A drive by the main opposition parties in Albania to bring down the government by boycotting parliament appears to be failing, as more and more candidates from the parties agree to replace the absent MPs.
Four candidates from the opposition Democratic Party and three from the Socialist Movement for Integration, LSI, have now broken ranks and defied their respective parties’ decisions to boycott parliament.
They agreed to serve as MPs for the next two years after taking their oaths on Wednesday. Four more election candidates from LSI took their oaths last week, bringing the total of those defying the boycott to 11.
The two main opposition parties quit the Albanian parliament in Tirana in February, aiming to create a political crisis and bring down the Socialist Party-led government of Edi Rama.
But, under the country’s system of closed party lists, vacancies in parliament are automatically offered to the election candidates next in line in their respective parties.
After about 41 of the 43 Democratic Party MPs resigned last month, their mandates are being duly offered to the next candidates in the last election. The party fielded about 190 candidates in the last general election.
Many of LSI election candidates have already agreed to replace the absent MPs. Of the 17 or so of the party’s 19 MPs who resigned last month, six have been replaced. The LSI had 146 candidates in the last election.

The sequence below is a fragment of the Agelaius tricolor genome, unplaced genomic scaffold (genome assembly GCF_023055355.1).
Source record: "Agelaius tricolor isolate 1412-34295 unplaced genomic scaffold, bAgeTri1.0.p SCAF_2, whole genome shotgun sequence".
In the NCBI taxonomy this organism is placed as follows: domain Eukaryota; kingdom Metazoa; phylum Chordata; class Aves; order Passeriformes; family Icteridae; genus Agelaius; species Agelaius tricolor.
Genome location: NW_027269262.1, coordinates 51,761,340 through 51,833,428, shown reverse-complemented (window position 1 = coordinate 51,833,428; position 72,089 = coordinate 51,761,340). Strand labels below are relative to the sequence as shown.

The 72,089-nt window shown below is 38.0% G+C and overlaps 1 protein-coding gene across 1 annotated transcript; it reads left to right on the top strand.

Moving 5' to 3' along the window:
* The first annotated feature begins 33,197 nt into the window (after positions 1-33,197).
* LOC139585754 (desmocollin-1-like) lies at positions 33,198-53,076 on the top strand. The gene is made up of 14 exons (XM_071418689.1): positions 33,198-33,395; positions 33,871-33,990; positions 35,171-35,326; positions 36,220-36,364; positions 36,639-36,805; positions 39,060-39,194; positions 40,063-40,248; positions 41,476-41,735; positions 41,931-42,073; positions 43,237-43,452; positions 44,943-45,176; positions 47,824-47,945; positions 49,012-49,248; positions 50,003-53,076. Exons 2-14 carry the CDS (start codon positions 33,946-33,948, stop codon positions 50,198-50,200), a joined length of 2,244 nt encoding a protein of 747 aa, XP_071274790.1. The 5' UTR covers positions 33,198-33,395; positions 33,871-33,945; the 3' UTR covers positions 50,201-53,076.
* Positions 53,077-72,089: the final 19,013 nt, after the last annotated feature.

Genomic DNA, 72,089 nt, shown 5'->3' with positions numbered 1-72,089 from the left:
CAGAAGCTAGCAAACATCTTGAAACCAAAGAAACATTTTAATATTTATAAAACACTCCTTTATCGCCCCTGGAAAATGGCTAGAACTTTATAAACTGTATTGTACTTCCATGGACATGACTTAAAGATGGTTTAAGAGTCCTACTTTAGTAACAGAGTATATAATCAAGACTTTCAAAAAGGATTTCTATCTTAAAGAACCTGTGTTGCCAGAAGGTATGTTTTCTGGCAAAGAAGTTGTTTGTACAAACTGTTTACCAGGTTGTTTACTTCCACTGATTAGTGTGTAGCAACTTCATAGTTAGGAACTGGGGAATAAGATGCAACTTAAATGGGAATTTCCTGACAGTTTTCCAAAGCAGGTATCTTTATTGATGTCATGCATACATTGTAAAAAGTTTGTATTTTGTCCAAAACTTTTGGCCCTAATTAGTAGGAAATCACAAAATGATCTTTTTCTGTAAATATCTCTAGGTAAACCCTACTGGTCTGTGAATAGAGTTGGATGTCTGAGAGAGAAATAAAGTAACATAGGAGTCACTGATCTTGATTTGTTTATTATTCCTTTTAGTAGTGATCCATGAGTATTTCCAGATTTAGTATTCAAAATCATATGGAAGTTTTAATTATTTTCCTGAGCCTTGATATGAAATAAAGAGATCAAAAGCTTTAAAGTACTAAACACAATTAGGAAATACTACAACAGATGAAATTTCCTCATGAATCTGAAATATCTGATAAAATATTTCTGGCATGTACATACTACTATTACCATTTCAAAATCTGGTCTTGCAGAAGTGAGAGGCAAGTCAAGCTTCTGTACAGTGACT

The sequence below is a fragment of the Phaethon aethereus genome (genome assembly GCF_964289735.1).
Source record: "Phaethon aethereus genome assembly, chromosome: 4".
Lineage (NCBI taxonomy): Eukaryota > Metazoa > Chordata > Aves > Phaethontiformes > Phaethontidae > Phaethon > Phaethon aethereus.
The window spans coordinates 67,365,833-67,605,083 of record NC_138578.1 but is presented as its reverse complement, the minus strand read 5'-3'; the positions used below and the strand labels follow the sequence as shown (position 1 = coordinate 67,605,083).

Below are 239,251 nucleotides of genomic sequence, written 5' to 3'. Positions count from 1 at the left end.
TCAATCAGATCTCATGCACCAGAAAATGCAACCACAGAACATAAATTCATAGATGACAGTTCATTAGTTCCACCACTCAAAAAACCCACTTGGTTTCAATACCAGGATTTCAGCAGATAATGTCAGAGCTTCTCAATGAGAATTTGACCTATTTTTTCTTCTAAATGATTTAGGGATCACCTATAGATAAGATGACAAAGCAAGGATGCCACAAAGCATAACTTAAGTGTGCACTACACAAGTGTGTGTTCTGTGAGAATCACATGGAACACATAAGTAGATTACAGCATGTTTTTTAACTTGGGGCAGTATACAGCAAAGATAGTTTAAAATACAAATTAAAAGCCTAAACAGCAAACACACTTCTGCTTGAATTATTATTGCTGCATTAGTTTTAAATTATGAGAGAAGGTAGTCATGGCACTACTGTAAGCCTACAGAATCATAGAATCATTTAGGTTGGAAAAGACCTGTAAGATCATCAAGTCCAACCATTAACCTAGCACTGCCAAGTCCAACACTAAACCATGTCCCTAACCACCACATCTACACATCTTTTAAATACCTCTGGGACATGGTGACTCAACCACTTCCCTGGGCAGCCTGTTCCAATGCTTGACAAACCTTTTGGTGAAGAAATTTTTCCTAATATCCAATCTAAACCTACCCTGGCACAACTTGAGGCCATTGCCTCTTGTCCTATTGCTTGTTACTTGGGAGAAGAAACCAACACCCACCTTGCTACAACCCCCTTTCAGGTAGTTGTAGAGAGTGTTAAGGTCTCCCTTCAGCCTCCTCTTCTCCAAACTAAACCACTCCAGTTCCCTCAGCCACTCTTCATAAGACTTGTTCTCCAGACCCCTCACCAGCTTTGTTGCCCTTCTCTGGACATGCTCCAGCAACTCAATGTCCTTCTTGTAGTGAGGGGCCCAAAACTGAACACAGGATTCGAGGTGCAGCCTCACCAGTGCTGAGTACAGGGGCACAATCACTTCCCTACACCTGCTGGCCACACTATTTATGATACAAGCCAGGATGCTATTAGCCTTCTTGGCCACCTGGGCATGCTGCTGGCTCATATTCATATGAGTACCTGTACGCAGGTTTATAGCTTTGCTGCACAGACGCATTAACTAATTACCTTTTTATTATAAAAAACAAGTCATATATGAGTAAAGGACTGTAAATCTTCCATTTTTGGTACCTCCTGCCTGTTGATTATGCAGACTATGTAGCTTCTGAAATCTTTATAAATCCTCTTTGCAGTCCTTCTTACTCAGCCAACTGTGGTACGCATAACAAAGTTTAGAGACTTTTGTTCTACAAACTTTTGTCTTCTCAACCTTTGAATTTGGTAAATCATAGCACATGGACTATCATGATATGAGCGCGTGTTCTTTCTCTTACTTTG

Albania’s Western allies have criticized the opposition boycott as undemocratic and have urged individual MPs to defy their leaders on the matter.
Meanwhile, while Rama has called the new replacement MPs “the new opposition”, their respective parties have called them traitors.
The government claims the parliament is fully functional now. But the opposition claims money has changed hands to get the new MPs into the parliament.
One of the new MPs has issued a grandiose declaration, saying “he will decide [matters] after consulting with Western partners”, and claiming that he will work “to preserve the country’s stability”.
The decision to quit the parliament has created family conflicts.
Rudina Hajdari, daughter of legendary Democratic Party leader Azem Hajdari, who was murdered in 1998, has refused to resign as an MP and been banished from the party. Her brother, Kiri, has supported the decision of the party to relinquish its mandates.
Albania introduced a closed list system back in 2008 following a political agreement between the Socialist and Democratic parties.
The decision has been widely criticized for giving party leaders too much power, and for weakening representative democracy.